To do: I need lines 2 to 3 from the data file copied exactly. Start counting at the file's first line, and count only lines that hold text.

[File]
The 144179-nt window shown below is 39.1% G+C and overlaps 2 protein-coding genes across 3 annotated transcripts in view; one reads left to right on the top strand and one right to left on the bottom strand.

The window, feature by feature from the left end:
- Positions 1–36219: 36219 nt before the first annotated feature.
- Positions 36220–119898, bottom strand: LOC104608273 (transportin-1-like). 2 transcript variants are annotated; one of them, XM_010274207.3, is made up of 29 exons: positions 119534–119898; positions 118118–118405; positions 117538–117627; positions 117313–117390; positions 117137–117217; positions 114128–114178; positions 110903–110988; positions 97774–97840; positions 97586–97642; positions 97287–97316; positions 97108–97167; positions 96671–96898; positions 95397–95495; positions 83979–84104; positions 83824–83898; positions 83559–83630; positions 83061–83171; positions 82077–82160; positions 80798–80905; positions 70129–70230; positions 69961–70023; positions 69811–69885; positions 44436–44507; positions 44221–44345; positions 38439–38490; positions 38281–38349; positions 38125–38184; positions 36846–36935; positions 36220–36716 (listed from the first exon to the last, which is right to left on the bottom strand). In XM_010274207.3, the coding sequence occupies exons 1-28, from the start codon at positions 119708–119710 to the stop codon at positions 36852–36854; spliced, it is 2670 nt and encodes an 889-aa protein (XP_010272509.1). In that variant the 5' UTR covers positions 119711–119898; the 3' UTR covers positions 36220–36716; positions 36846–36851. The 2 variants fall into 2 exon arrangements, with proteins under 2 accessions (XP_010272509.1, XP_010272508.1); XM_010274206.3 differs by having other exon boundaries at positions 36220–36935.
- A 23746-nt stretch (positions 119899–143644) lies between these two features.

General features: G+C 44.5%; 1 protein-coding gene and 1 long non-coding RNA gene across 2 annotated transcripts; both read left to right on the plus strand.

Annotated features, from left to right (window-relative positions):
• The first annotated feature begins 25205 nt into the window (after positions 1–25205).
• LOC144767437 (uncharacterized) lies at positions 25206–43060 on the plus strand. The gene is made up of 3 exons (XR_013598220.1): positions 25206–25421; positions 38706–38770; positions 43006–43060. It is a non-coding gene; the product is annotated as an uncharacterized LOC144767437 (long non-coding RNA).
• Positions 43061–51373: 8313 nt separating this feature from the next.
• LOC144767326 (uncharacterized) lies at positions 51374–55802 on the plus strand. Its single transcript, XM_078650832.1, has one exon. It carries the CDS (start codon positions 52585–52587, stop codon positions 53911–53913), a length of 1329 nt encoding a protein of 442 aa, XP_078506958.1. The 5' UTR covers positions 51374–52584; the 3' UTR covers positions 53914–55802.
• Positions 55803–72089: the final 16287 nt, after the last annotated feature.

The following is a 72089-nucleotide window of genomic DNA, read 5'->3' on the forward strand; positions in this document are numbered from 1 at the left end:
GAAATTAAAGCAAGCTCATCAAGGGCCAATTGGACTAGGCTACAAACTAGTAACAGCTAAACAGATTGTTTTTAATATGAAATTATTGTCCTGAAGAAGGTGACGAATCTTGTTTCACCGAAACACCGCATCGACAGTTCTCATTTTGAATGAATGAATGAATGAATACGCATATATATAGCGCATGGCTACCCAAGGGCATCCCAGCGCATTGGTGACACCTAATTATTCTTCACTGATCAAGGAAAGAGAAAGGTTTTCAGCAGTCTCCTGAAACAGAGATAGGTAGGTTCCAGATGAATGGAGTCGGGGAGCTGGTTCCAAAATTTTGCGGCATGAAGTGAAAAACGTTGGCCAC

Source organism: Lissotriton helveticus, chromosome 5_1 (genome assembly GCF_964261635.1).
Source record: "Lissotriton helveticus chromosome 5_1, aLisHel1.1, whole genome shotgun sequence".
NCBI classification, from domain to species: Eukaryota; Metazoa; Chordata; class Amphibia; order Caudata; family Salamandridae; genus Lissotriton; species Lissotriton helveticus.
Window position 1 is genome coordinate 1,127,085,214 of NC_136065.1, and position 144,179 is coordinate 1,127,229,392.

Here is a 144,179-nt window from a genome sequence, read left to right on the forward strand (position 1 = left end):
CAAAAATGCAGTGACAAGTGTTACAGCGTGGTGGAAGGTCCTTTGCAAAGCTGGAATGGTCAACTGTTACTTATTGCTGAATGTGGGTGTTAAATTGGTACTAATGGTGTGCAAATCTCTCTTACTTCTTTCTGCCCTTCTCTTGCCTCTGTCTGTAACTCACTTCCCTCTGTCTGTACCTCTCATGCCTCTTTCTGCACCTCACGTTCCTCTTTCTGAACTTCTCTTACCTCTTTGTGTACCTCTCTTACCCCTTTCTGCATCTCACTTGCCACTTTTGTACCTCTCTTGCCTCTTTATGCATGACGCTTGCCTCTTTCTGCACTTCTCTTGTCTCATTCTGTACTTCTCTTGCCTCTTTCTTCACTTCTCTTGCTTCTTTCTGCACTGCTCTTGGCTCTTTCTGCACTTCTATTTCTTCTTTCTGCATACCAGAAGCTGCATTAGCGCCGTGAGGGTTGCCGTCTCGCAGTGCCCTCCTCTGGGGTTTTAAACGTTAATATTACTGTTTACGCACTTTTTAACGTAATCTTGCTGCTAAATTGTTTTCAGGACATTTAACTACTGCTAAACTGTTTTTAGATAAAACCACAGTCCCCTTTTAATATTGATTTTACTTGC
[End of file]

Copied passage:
The window, feature by feature from the left end:
- Positions 1–36219: 36219 nt before the first annotated feature.